Chytomo Spotlights

Ukraine! Unmuted: Key Insights from the III Congress of Culture in Lviv


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The III Congress of Culture, themed “UKRAINE! UNMUTED,” took place in Lviv from September 7-9. The event saw artists and organizers delve into discussions about cultural resilience in the face of potential destruction. The range of topics included artistic creation, institutional functionality, cultural relocation, and the dynamics of cultural diplomacy. This summary highlights key insights from the discussions titled “Archipelago: New Islands of Ukrainian Culture on the World Map,” “Birdwatching: Evolution of Ukraine’s Image Abroad,” and “Suitcase for Departure: Practical Advice for Managers Presenting Projects Abroad.”


Cultural migration as a means of maintaining cultural continuity

In one of the discussions, Veronika Skliarova, co-curator of the congress, shared insights about the panel’s title: “We named the panel on relocation issues as such because, while reflecting on hope and our aspirations, my co-curator Hryts Semenchiuk and I realized that we would like to believe in return. Hence, we chose to define and label it as ‘paths.’ Unlike the term ‘relocation,’ the word ‘migration’ inherently encompasses the concept of returning.”


Dariia Badior, the moderator of the discussion “Archipelago: New Islands of Ukrainian Culture on the World Map” highlighted the importance of personal experiences when discussing migration, resettlement, and evacuation in the context of Ukrainian events following Feb. 24, 2022. These personal experiences can be extrapolated to other experiences, interpersonal relationships, and governmental policies, all of which significantly influence the decision-making process regarding the choice to return or stay.



Olesia Mamchych, a writer, translator, and co-organizer of the Posestry portal, asserts that the presence of Ukrainian artists abroad is shaped not solely by the war, but also by global digitalization of society. In her opinion, the experience of migration during the Second World War vastly differed – encompassing destinies, losses and experiences.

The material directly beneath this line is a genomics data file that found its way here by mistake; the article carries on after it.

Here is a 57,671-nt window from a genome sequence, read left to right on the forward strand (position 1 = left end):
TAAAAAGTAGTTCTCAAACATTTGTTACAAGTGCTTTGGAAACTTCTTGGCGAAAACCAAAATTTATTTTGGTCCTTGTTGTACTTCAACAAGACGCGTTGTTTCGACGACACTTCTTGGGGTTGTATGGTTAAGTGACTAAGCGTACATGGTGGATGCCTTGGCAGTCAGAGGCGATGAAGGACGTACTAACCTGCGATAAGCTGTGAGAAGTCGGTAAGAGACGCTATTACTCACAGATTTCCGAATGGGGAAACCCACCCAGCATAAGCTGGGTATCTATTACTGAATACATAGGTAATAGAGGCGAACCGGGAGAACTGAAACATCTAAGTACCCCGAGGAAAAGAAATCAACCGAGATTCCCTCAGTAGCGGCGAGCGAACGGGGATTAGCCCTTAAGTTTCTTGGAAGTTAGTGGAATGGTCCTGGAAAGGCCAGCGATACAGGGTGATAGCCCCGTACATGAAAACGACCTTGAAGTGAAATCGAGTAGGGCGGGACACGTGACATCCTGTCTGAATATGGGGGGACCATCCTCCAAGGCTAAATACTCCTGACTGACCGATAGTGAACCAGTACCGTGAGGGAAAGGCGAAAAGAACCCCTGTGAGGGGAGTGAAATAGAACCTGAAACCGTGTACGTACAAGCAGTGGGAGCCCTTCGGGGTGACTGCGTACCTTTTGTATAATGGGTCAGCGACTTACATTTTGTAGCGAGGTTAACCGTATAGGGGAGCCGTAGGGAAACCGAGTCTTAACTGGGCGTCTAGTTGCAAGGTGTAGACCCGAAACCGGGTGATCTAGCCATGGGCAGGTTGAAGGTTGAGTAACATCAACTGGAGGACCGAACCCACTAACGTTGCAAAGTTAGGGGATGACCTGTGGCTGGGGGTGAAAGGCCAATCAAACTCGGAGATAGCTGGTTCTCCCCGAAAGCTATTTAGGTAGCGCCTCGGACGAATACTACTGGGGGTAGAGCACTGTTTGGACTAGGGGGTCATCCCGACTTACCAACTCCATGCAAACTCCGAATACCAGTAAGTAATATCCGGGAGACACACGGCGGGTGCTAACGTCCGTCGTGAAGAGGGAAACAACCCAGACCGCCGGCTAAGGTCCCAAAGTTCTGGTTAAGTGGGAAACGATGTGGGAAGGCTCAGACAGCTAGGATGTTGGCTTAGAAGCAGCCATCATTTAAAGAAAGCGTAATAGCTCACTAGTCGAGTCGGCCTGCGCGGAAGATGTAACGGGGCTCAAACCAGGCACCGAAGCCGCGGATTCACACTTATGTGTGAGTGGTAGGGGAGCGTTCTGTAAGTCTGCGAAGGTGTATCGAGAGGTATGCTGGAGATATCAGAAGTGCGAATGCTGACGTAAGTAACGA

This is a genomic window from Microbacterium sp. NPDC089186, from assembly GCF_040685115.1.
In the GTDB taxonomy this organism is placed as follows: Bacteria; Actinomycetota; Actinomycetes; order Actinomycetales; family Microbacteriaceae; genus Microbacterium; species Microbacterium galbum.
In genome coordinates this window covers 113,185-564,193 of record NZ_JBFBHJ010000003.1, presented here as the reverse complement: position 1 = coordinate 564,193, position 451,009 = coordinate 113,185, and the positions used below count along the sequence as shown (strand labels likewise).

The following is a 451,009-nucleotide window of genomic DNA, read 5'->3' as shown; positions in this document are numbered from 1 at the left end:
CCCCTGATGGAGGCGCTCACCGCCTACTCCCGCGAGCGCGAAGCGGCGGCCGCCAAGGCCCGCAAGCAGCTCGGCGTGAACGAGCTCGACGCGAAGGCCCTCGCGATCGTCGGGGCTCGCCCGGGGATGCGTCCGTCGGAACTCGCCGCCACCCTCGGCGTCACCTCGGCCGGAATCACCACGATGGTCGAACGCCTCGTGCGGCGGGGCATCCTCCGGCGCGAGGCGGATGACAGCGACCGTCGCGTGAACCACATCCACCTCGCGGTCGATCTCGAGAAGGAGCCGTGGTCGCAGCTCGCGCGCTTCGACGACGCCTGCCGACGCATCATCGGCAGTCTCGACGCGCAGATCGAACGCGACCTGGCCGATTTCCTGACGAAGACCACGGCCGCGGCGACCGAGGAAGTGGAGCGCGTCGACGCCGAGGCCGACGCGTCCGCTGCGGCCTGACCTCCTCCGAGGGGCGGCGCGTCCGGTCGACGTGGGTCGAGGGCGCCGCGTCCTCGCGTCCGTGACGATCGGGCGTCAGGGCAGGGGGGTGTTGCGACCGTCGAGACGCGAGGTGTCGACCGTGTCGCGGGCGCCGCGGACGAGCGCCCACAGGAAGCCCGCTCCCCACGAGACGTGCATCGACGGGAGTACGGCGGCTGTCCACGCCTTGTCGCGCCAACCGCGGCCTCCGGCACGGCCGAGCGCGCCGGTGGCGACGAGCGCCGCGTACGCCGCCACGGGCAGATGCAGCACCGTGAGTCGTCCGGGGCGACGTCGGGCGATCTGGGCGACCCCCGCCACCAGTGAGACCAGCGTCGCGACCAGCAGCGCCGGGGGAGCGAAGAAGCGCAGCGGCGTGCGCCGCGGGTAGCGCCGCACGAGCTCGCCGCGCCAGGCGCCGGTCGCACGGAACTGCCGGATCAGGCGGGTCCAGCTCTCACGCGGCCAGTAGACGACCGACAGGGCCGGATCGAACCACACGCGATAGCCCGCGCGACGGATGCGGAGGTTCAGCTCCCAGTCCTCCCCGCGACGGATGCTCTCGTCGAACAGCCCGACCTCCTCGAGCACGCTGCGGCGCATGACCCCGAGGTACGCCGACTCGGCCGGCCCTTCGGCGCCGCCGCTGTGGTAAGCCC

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“We label our war as a hybrid war, but I would also like to talk about hybrid migration. Previous migrations severed connections, like being isolated on a distant island. However, in today’s technologically interconnected world, cultural migration holds minimal significance except for its direct impact on an individual’s particular destiny,” she said.


Film director Zhanna Ozirna said: “In March 2022, I participated in a British project in Poland. During this experience, I was deeply affected when a character, living in a small room with her autistic son at a friend’s house, was filmed in a rented apartment solely for aesthetic purposes. It was a terrible trigger for me.


Additionally, during the interview, two large plastic suitcases, bright pink and turquoise, were placed in the background to signify her as a refugee. This prompted me to confront the producer because, in reality, the person arrived with just a single backpack. This discrepancy may seem insignificant to a Polish producer or a British director, but it showed a lack of understanding of our situation at the time.”


Olesya Mamchych asserts that art creation generally involves going beyond boundaries, making connections and diversity, and culture embodies a spectrum of meanings that does not necessarily have to be linked to a location.